M.A. Creativity and Education
Between 2012 and 2014 I had the very great pleasure of studying for an M.A. in Creativity and Education for the Professions with the University Of Chester. The modules I covered were:
- Engagement with Creative Practice;
- Creativity in Cultural Organisations;
- Creative Professional Enquiry;
- Reflexive Practice in Art;
- and M.A. Major Exhibition.
If you want to be stretched, challenged and inspired; if you want to leap forward in your personal creative and professional development, I urge you to do this M.A.! It has been one of the most significant periods of my life and I am extremely grateful to the highly competent and deeply knowledgeable academic staff who worked with us all.
Catalogue Statement – M.A. Major Exhibition 2014
My pilgrimage into art as resurrected spiritual praxis in the significant ‘now’ (kairos), after ‘the death of art’, investigates light and its interplay with Creation, reflecting Descartes’ and Kant’s philosophy of dualism; of mind-body and of the noumenal and phenomenal. My practice travels freely between digital and analogue, representing the spirit-body relationship between Creato ex nihilo and His Creation from nothing, and between me and my creations.
The theological basis for the work relates to biblical texts about God being light; light being the first created entity and foundation for the rest of Creation; God being I AM; and Christ’s sacrifice for humanity, and my response to this as a ‘living sacrifice’. This situates my body as a temple of the Holy Spirit.
Creation is a process and I associate this with Process Theology where God yearned to turn his ideas into concrete reality, and is both eternal and completely tied up with the activity of the universe.
My spirit, with its vitalistic subjectivity, is evidenced in the work when entering into ‘digiworld’. This ‘most-real’ reality provides a playground where the spirit can be brought to light. The body then steps in through ocularity, sound, smell and touch; all is designed to raise ‘kairos’ awareness and the wonder of creating.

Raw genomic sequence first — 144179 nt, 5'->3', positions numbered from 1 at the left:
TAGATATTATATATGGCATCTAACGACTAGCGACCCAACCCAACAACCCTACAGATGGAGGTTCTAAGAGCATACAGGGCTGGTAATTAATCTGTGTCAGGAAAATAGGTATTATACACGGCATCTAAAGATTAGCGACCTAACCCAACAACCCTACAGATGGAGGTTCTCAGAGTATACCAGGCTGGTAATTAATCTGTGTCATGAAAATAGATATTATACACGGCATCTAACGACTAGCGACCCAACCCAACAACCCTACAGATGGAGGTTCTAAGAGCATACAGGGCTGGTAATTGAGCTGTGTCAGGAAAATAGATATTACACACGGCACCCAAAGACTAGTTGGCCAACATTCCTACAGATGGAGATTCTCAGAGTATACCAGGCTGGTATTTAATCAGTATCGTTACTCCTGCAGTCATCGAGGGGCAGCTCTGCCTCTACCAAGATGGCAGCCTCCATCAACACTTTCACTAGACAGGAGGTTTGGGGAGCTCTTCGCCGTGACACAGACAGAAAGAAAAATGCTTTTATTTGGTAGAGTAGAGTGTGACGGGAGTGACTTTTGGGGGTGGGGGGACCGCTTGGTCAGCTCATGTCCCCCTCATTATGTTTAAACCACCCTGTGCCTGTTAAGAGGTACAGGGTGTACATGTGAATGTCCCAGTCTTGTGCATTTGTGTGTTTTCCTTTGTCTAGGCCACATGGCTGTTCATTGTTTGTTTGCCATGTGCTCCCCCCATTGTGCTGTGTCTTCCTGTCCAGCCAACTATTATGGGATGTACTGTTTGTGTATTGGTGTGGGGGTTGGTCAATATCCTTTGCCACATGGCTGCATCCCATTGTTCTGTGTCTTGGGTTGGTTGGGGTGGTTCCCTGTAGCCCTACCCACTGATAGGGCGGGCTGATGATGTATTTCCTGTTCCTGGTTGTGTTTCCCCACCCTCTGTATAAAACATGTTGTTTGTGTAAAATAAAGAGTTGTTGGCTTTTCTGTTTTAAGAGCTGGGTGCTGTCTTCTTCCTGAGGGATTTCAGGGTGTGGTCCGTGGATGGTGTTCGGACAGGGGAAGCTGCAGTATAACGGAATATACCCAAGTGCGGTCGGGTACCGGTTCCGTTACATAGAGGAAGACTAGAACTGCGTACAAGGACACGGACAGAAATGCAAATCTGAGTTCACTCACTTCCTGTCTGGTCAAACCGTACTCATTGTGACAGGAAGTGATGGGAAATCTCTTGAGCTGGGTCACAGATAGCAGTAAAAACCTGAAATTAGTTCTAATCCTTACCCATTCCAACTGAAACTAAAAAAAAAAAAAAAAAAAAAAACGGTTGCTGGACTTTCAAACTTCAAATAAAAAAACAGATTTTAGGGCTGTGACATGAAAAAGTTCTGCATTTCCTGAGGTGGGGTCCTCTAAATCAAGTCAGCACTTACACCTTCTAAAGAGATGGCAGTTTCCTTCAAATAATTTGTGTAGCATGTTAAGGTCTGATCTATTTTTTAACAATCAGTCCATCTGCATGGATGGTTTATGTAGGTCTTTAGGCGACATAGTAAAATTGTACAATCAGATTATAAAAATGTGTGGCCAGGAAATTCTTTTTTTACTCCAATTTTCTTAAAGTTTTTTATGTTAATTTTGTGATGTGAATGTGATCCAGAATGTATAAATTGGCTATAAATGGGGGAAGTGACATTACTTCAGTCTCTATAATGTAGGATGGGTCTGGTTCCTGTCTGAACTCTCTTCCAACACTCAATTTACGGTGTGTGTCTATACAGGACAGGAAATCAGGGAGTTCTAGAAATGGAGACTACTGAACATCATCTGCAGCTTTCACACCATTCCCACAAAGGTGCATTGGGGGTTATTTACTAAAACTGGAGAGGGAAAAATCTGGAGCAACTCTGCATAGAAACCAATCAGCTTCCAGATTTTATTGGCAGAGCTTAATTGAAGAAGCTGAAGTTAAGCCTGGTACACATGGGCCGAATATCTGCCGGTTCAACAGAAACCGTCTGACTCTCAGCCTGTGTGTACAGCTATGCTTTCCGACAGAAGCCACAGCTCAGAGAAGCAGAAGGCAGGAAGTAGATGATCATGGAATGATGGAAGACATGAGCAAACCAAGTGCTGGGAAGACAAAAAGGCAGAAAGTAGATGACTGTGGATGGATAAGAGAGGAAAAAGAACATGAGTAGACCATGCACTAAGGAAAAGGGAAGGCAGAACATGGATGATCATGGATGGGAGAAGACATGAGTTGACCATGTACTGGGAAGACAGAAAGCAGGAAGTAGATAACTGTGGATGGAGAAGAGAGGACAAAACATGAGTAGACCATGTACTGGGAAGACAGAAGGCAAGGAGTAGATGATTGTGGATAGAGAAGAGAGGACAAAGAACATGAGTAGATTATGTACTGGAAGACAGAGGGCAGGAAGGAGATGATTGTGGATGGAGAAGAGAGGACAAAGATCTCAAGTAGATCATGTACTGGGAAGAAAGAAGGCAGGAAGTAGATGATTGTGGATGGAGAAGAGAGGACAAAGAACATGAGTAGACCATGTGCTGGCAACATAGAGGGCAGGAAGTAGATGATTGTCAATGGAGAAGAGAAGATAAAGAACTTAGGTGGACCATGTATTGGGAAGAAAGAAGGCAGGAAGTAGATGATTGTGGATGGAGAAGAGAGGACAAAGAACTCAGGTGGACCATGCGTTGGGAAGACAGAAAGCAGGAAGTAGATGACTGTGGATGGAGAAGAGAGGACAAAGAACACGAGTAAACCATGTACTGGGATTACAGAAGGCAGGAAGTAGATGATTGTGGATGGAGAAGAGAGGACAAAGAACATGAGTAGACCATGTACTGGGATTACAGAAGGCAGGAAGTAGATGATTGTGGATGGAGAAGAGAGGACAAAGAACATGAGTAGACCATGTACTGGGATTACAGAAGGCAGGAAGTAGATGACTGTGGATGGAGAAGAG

Small shadows are revealed through monochromatic complex texture and cast shadows that are separate from bodily forms, which analogously are three-dimensional or bas-relief. ‘Construction-play’ is possible through creating works of many parts. This is recorded from different viewpoints through digital photography and is shown in film.
I am constantly attracted to reflective plains such as polished metal, mirror, glass, Perspex, acrylic, beads, and florescent and two-tone surfaces. Also, the symmetry of kaleidoscopic multi-reflections provides constant surprise and delight.
‘Digiworld’ provides a doorway for me to explore reflections in my drawings and photographs (which are from many angles), presenting a fly’s-eye view of the world, rather than the misnomer ‘God’s eye’ view of Cartesian Persepectivalism. The latter infers God is distant, unable to view with compound vision, and inevitably not omnipresent.
Transparency speaks of revelation and truth, and to realise the diaphanous I utilise acetate, acrylic, cellophane, lighting gels, Perspex, glass beads, clear-dried glue and sheer fabrics. Translucency proffers tantalising part-revelation and God-like mystery drawing you in, and this is apparent in my use of layering and denser materials.